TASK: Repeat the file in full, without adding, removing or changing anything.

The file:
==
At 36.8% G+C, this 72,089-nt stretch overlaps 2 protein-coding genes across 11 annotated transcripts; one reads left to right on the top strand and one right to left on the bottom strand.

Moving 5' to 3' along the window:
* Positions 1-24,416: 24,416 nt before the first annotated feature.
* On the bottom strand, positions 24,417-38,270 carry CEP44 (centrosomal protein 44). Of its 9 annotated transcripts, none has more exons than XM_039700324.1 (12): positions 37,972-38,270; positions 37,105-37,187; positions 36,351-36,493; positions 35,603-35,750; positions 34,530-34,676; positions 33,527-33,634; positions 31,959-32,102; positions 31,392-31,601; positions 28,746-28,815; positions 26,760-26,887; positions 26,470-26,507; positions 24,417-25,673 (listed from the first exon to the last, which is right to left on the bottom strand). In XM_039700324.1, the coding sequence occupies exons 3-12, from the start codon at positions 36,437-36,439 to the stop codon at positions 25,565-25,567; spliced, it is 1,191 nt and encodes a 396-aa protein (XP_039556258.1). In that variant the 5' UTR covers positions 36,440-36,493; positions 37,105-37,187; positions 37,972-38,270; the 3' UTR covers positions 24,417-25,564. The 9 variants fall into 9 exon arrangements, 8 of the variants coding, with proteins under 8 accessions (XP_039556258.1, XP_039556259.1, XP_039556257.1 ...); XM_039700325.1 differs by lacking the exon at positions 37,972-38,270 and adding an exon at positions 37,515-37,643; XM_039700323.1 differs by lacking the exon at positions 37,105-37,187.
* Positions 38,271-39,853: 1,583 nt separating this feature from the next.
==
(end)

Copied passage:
At 36.8% G+C, this 72,089-nt stretch overlaps 2 protein-coding genes across 11 annotated transcripts; one reads left to right on the top strand and one right to left on the bottom strand.

Moving 5' to 3' along the window:
* Positions 1-24,416: 24,416 nt before the first annotated feature.
* On the bottom strand, positions 24,417-38,270 carry CEP44 (centrosomal protein 44). Of its 9 annotated transcripts, none has more exons than XM_039700324.1 (12): positions 37,972-38,270; positions 37,105-37,187; positions 36,351-36,493; positions 35,603-35,750; positions 34,530-34,676; positions 33,527-33,634; positions 31,959-32,102; positions 31,392-31,601; positions 28,746-28,815; positions 26,760-26,887; positions 26,470-26,507; positions 24,417-25,673 (listed from the first exon to the last, which is right to left on the bottom strand). In XM_039700324.1, the coding sequence occupies exons 3-12, from the start codon at positions 36,437-36,439 to the stop codon at positions 25,565-25,567; spliced, it is 1,191 nt and encodes a 396-aa protein (XP_039556258.1). In that variant the 5' UTR covers positions 36,440-36,493; positions 37,105-37,187; positions 37,972-38,270; the 3' UTR covers positions 24,417-25,564. The 9 variants fall into 9 exon arrangements, 8 of the variants coding, with proteins under 8 accessions (XP_039556258.1, XP_039556259.1, XP_039556257.1 ...); XM_039700325.1 differs by lacking the exon at positions 37,972-38,270 and adding an exon at positions 37,515-37,643; XM_039700323.1 differs by lacking the exon at positions 37,105-37,187.
* Positions 38,271-39,853: 1,583 nt separating this feature from the next.